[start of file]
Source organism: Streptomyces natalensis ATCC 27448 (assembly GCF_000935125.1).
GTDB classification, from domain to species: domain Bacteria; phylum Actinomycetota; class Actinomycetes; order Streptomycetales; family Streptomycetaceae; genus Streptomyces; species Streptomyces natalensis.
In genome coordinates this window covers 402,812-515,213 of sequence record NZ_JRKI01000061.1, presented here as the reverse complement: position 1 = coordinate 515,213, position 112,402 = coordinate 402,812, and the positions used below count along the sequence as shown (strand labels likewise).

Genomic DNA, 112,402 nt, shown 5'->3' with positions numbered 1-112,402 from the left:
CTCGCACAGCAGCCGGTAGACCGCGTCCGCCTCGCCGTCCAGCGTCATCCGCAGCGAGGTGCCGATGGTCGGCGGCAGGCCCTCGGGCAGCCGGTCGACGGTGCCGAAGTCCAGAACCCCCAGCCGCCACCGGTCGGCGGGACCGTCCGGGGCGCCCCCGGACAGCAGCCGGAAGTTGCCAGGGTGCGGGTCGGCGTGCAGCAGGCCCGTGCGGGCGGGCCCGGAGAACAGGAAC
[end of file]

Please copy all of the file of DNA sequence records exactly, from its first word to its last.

Source organism: Streptomyces natalensis ATCC 27448 (assembly GCF_000935125.1).
GTDB classification, from domain to species: domain Bacteria; phylum Actinomycetota; class Actinomycetes; order Streptomycetales; family Streptomycetaceae; genus Streptomyces; species Streptomyces natalensis.
In genome coordinates this window covers 402,812-515,213 of sequence record NZ_JRKI01000061.1, presented here as the reverse complement: position 1 = coordinate 515,213, position 112,402 = coordinate 402,812, and the positions used below count along the sequence as shown (strand labels likewise).

Genomic DNA, 112,402 nt, shown 5'->3' with positions numbered 1-112,402 from the left:
CTCGCACAGCAGCCGGTAGACCGCGTCCGCCTCGCCGTCCAGCGTCATCCGCAGCGAGGTGCCGATGGTCGGCGGCAGGCCCTCGGGCAGCCGGTCGACGGTGCCGAAGTCCAGAACCCCCAGCCGCCACCGGTCGGCGGGACCGTCCGGGGCGCCCCCGGACAGCAGCCGGAAGTTGCCAGGGTGCGGGTCGGCGTGCAGCAGGCCCGTGCGGGCGGGCCCGGAGAACAGGAAC